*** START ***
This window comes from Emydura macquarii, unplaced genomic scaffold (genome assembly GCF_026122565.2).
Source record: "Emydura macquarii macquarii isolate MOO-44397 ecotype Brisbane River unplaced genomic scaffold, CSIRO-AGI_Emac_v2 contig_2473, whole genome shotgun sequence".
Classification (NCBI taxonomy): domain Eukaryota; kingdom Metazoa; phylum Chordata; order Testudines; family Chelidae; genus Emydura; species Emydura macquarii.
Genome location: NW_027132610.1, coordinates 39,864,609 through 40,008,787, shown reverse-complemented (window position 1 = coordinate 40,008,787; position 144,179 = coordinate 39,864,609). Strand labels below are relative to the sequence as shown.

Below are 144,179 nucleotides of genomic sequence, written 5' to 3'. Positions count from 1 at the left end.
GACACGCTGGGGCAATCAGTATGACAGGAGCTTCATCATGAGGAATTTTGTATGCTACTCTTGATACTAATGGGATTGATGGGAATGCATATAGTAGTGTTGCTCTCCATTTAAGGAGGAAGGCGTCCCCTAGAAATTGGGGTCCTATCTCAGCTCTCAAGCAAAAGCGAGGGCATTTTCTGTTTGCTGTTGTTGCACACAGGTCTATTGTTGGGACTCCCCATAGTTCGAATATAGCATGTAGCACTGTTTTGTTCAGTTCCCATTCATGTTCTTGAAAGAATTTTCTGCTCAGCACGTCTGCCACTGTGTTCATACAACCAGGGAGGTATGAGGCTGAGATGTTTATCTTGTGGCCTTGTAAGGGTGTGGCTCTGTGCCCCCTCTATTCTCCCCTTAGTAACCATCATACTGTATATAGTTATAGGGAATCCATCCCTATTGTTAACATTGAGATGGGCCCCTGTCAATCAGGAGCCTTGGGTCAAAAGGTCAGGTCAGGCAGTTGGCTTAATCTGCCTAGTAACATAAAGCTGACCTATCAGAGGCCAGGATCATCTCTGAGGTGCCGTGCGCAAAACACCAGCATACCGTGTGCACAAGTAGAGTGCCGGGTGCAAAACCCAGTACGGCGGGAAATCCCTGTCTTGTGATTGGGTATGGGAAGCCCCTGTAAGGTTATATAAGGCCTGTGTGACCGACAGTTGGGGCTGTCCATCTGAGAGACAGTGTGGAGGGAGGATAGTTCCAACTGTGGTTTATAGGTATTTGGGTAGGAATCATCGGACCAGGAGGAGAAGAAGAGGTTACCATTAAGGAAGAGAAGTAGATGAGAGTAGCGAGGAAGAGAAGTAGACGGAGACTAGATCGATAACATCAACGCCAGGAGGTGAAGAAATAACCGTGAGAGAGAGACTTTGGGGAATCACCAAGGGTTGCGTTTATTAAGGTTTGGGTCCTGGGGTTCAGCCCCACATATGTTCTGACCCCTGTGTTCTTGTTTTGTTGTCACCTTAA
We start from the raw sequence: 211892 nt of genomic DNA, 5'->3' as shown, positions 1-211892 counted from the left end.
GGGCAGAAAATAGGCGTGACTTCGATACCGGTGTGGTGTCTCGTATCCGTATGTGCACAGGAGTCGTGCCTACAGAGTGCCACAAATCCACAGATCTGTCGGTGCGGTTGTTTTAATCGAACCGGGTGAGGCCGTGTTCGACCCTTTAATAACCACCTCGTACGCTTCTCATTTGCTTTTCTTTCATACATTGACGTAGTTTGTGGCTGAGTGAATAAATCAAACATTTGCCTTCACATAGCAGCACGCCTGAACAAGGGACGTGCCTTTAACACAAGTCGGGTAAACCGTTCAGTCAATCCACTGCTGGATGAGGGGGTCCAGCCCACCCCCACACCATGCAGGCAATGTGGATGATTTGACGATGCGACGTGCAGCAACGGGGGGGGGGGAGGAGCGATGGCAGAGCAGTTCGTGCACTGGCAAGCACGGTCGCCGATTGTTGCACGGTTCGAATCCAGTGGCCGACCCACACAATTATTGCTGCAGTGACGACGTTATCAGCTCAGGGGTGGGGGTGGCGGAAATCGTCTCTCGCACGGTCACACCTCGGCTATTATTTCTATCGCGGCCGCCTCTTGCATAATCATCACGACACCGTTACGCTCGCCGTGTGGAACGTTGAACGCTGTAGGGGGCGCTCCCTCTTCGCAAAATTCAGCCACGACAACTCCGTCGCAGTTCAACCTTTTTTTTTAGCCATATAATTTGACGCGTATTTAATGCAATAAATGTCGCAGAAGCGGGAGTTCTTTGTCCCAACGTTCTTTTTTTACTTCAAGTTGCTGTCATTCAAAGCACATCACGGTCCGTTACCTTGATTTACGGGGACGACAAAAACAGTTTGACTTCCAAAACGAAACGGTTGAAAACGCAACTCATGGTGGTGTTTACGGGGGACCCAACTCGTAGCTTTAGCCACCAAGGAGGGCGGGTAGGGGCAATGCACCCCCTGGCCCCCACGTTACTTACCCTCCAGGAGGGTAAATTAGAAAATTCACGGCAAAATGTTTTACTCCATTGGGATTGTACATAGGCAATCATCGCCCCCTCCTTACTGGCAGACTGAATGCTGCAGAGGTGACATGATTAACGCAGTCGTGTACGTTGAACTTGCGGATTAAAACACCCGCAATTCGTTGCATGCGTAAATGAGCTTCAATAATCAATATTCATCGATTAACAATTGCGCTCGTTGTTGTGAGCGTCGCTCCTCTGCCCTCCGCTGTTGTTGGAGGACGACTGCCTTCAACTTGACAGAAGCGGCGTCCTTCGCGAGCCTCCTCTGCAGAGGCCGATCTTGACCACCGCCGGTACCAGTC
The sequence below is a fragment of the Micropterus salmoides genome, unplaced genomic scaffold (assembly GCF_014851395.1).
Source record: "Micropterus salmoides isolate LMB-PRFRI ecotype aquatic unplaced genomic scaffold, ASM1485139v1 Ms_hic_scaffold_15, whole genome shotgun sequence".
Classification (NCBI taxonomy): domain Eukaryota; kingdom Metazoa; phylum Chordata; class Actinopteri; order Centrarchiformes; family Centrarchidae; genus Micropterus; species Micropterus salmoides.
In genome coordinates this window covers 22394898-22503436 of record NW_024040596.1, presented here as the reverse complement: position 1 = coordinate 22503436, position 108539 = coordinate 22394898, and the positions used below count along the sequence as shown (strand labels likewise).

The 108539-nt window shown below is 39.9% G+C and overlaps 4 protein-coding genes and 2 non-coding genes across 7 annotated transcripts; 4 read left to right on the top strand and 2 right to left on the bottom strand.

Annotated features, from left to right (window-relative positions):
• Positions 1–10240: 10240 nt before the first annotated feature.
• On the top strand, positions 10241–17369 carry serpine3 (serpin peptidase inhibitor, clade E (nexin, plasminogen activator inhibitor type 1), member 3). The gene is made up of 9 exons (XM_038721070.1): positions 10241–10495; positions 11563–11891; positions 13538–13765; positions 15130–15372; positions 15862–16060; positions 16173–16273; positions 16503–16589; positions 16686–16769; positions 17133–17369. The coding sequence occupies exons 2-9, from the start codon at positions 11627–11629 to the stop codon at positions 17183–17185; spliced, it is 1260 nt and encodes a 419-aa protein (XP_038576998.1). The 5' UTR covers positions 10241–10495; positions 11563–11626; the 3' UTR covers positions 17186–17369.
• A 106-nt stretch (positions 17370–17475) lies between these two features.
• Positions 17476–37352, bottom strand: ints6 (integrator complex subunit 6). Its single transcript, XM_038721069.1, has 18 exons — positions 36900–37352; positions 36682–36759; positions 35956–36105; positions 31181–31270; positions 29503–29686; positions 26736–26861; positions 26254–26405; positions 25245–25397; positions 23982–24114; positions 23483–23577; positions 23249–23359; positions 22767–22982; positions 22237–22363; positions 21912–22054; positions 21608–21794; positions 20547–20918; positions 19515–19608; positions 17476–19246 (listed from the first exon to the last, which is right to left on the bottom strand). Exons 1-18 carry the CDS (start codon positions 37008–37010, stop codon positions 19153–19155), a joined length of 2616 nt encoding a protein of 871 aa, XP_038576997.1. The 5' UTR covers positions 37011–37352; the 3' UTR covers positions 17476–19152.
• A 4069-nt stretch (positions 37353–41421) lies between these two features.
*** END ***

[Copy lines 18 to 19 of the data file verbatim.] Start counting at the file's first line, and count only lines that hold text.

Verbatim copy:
• Positions 17476–37352, bottom strand: ints6 (integrator complex subunit 6). Its single transcript, XM_038721069.1, has 18 exons — positions 36900–37352; positions 36682–36759; positions 35956–36105; positions 31181–31270; positions 29503–29686; positions 26736–26861; positions 26254–26405; positions 25245–25397; positions 23982–24114; positions 23483–23577; positions 23249–23359; positions 22767–22982; positions 22237–22363; positions 21912–22054; positions 21608–21794; positions 20547–20918; positions 19515–19608; positions 17476–19246 (listed from the first exon to the last, which is right to left on the bottom strand). Exons 1-18 carry the CDS (start codon positions 37008–37010, stop codon positions 19153–19155), a joined length of 2616 nt encoding a protein of 871 aa, XP_038576997.1. The 5' UTR covers positions 37011–37352; the 3' UTR covers positions 17476–19152.
• A 4069-nt stretch (positions 37353–41421) lies between these two features.